Brazil may have struck a deal with Abbott Laboratories over Kaletra but a similar deal with Thailand still seems a long way off as the price for the US firm’s AIDS drug is still considered to be too high.
Abbott has just reached an agreement with the health authorities in Brazil which will see the firm sell a new version of Kaletra (lopinavir/ritonavir), called Aluvia, at a price discounted by around 30%, which fits with the company’s new policy, announced in April, of offering the drug to the governments of more than 40 low and low-middle income countries and to non-governmental organisations for $1,000 per patient per year.
At the time the offer was made, Abbott specifically noted that it applies to Thailand as well, despite the country saying that it was issuing a compulsory licence for Kaletra, which is still patent-protected. Thai authorities originally welcomed the offer but it seems that talks between state and drugmaker have failed as Vichai Chokevivat, chairman of Thailand’s state-owned drugmaker, the Government Pharmaceutical Organisation, said that the offer would not be taken up.
Dr Chokevivat was quoted in The Bangkok Post as saying “we understand that the Brazilian government has a reason to accept the deal. But we cannot do that. It's not the option we are hoping for''. The stumbling block would appear to be the price put on Aluvia, a formulation of Kaletra which requires fewer tablets per day and does not require refrigeration, and while Abbott has insisted on selling the drug at around 34,000 baht ($1,000) per year, Thailand’s Public Health Minister Mongkol na Songkhla recently said that the figure is still too high, especially as the price quoted by Indian generic specialists Matrix Laboratories for a copycat version of Aluvia is just over 24,000 baht ($695) per person per year.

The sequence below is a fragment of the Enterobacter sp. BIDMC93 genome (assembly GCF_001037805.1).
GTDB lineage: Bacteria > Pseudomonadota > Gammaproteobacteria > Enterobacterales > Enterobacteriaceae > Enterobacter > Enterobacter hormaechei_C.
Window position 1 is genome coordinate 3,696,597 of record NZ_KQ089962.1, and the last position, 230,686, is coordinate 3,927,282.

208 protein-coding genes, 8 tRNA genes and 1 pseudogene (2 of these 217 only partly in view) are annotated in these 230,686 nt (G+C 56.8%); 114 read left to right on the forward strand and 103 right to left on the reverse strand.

Government looking to buy two million generic Plavix tablets
It is not only Abbott that is facing a tough time in Thailand as Mr Chokevivat noted that the GPO is looking to import some two million tablets from India of generic versions of Sanofi-Aventis and Bristol-Myers Squibb’s patent-protected anti-platelet agent Plavix (clopidogrel). The Thai government slapped a compulsory licence on the blockbuster at the beginning of the year after it rejected Sanofi’s offer to buy Plavix for 27 baht ($0.82) per tablet. The Franco-German drugmaker had also offered to supply 3.4 million tablets for the same price as one million, but Thailand again said that was too expensive.
The Health Ministry has drawn up a short list of four undisclosed Indian drug manufacturers to supply the two million tablets of clopidogrel, up from 500,000, and says that the price will be about 5.50 baht per tablet including tax and transportation costs. In Thailand, it is estimated that five million tablets of the medicine are needed to meet demand and the first batches should arrive around October. Sanofi is understandably dismayed and claims that the Thai authorities are only focusing on price and not the safety of patients.